Getting staff and supporters to talk openly about legacy giving has never been more important, so here are six ways you can help get the conversation started
By Rob Cope
The biggest challenge for many charities, particularly those new to legacy fundraising, can be how to start a conversation about gifts in wills with potential supporters. But – as we all know – if you don’t ask, you don’t get. And legacies are too important to leave to chance.
If legacies are an important source of income for your charity – or you want them to be – you’ll need to be prepared to talk legacies with your supporters.
Here are my six top tips for getting the legacy conversation started:
1. Recognise any barriers
Far from being a topic that gets people thinking about their death, legacies should be an opportunity to think about what matters to them most and inspire them about how they can make a positive and lasting difference on the world around them after they are gone.
I’ve addressed the many myths for fundraisers around gifts in wills here before and, while legacy conversations aren’t always easy, it’s important to have confidence that people are usually much more receptive to talking about gifts in wills than you might think.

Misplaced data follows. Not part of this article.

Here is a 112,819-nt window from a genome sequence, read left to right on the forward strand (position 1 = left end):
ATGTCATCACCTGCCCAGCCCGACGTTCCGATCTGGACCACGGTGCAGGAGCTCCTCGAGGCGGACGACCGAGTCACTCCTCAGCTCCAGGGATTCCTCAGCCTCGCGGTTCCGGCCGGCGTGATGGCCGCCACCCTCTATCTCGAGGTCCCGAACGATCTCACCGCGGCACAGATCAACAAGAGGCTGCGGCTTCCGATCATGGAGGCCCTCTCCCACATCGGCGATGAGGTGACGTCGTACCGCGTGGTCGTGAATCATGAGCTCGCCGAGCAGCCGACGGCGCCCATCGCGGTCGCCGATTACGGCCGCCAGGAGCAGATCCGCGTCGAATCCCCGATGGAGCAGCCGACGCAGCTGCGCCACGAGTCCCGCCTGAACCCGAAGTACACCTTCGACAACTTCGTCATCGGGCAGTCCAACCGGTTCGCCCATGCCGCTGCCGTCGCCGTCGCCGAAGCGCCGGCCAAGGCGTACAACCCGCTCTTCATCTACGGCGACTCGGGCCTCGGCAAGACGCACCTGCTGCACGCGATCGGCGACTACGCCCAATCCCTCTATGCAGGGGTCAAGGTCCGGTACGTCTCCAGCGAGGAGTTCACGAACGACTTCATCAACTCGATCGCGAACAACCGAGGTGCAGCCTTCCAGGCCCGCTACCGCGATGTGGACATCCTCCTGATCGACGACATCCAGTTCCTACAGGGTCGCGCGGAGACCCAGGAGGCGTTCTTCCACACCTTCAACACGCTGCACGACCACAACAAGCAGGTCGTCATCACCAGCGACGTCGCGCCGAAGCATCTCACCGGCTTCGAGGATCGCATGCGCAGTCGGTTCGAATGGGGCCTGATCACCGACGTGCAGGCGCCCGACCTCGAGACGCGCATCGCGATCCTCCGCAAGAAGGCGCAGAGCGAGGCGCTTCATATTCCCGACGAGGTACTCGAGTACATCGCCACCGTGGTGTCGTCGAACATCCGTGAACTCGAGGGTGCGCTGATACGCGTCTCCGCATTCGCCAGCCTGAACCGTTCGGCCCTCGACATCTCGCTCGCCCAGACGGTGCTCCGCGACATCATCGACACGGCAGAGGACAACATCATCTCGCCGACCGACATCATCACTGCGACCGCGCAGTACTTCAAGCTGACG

2. Tell a story
When talking legacies, tell a story. Try to paint a picture of a world that could be possible with the power of a gift. Don’t be afraid of using humour where appropriate.
Most importantly, you’ll need to have a clear and strong legacy fundraising case for support and to be able to talk passionately and sensitively about the real difference that supporters make to the organisation. For every charity and fundraiser, that story is likely to be told in a different way and it depends of course on what motivates your supporters too.
The advantage of conversation is that it’s a two-way street. Listen to what really drives your supporters and tell them your story; sharing your passion for the cause with them, explaining the importance of legacies to your charity.
3. Make it the norm to talk legacies
There will be times when you want to make a particular song and dance about legacies, but they need to be part of your everyday conversations too. Supporters need to understand how important legacies are to you; that any gift they leave will be valued, treasured. So, if gifts in wills really are that important, make sure that this comes across your communications, both internally and externally.
Hft the learning disability charity, began its active legacy marketing programme just eight years ago. Katie Tennyson, the charity’s senior individual giving & legacy manager says:
“We’ve made a lot of changes to try and make it the norm to talk about legacy giving to our supporters, and to engage people with the idea early on. This included educating frontline staff to be legacy ambassadors, and working to help our trustees and board understand the need for legacies and legacy marketing.